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officialaudreykitching:

It’s not your job to be likable. It’s your job to be yourself. The right people will like you anyway.
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sandandglass:

The Creative Act of Listening to a Talking Frog

Kermit the Frog gives a talk on creativity and creative risk-taking
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darkandstormyslash:

fireandlifeincarnate:

look…………….. write as much shitty fic as you want. nobody can stop you. you’re learning constantly and it’s better to write hackneyed implausible ridiculousness than it is to not write at all out of fear of fucking up. you’re good

There was an experiment a professor did. I think it was pottery students. He did an experiment of “quality” vs “quantity”. One half of the class he told; you have to make as many pots as possible. Good pots, bad pots, shitty pots, whatever. The more pots you make, the higher your grade.

The other half of the class were told, “you can make only one pot”. But that pot had to be perfect. The quality had to be high; the highest quality pot would get the best mark.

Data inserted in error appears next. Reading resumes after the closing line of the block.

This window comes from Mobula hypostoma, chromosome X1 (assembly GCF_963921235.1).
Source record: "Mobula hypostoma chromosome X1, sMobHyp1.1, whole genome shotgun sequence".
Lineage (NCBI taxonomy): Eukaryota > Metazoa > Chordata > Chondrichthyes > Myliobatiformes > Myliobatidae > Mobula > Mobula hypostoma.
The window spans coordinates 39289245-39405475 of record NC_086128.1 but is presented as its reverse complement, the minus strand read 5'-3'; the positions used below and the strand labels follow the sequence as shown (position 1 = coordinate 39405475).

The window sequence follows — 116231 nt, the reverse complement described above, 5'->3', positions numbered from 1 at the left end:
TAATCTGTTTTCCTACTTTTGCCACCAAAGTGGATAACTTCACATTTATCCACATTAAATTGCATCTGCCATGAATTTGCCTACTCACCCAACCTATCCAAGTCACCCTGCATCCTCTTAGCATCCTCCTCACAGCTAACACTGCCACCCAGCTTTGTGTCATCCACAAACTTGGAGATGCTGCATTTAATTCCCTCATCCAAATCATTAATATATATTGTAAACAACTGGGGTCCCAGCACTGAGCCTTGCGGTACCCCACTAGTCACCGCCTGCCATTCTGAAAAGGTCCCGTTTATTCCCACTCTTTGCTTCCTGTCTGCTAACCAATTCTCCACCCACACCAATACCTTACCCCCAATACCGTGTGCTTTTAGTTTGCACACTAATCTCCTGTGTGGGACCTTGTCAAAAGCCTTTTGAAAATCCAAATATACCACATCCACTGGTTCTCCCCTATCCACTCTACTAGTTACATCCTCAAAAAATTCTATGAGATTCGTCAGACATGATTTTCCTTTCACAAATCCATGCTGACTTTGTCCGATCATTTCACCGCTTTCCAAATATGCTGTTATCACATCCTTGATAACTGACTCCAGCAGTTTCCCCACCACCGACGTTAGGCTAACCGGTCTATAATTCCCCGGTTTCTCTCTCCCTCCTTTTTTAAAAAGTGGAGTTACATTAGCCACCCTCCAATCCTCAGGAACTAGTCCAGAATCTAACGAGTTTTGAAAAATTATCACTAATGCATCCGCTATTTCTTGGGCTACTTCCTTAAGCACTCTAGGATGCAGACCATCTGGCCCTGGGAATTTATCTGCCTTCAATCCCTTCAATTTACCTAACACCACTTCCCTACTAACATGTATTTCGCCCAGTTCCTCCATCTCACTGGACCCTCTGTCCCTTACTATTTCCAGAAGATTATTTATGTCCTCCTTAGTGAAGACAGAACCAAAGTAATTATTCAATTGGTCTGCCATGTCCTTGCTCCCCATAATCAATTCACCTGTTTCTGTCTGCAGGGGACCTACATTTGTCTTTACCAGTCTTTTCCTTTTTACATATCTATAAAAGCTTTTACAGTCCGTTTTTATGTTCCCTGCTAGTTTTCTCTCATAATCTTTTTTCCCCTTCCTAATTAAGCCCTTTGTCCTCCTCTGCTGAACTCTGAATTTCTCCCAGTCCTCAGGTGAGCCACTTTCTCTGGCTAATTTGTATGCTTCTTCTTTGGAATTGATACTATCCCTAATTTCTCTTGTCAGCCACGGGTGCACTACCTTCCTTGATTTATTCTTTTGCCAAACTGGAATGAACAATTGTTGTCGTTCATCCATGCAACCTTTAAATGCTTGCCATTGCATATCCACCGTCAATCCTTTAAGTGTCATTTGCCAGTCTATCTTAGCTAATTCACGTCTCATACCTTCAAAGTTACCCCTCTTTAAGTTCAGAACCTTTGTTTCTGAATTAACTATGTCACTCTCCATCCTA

But when it came to the grading, they noticed something weird.

All the best quality pots were in the ‘quantity’ group.

The guys who were literally churning out pots, trying to make as many as possible, not concentrating on the quality. But every pot they made, made them better at making pots. By the end of the month (I think it was a month) - they had some pretty awesome pots coming out, because they enjoying finding all the ways and all the things they could do to make all their pots. Where as the ‘quality’ guys had spent their time reading up on pots, and technique, and researching and planning; which was all great but they’d had no further practice at actually making pots.

The best way to get really good at something, the only way to be really good at something, is to make lots of shitty attempts at that thing several of which will fail. If all you create are perfect things then you won’t improve, because how can you improve on perfect?

tl:dr MAKE YOUR SHITTY POTS.
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youngblackandvegan:

Yeah
Just as a general note
You should eliminate any thought that there is an expectation that you do anything by any age
You don’t have to be married with kids by 25
It’s ok to be 16 and never been kissed
There’s nothing wrong with you if you haven’t graduated from college by 22
You’re not a failure because you don’t have your dream job at 30
There are no rules to life. You don’t get special points for achieving certain things by a deadline. Just go at your own speed. It’s not a race.
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containslanguage:

containslanguage:

The secret is that there is no secret. Just putting in the time, and getting lots of exposure to your target language. That said, getting exposure might seem intimidating if you don’t know how. But don’t worry, it’s actually super easy! Here we go…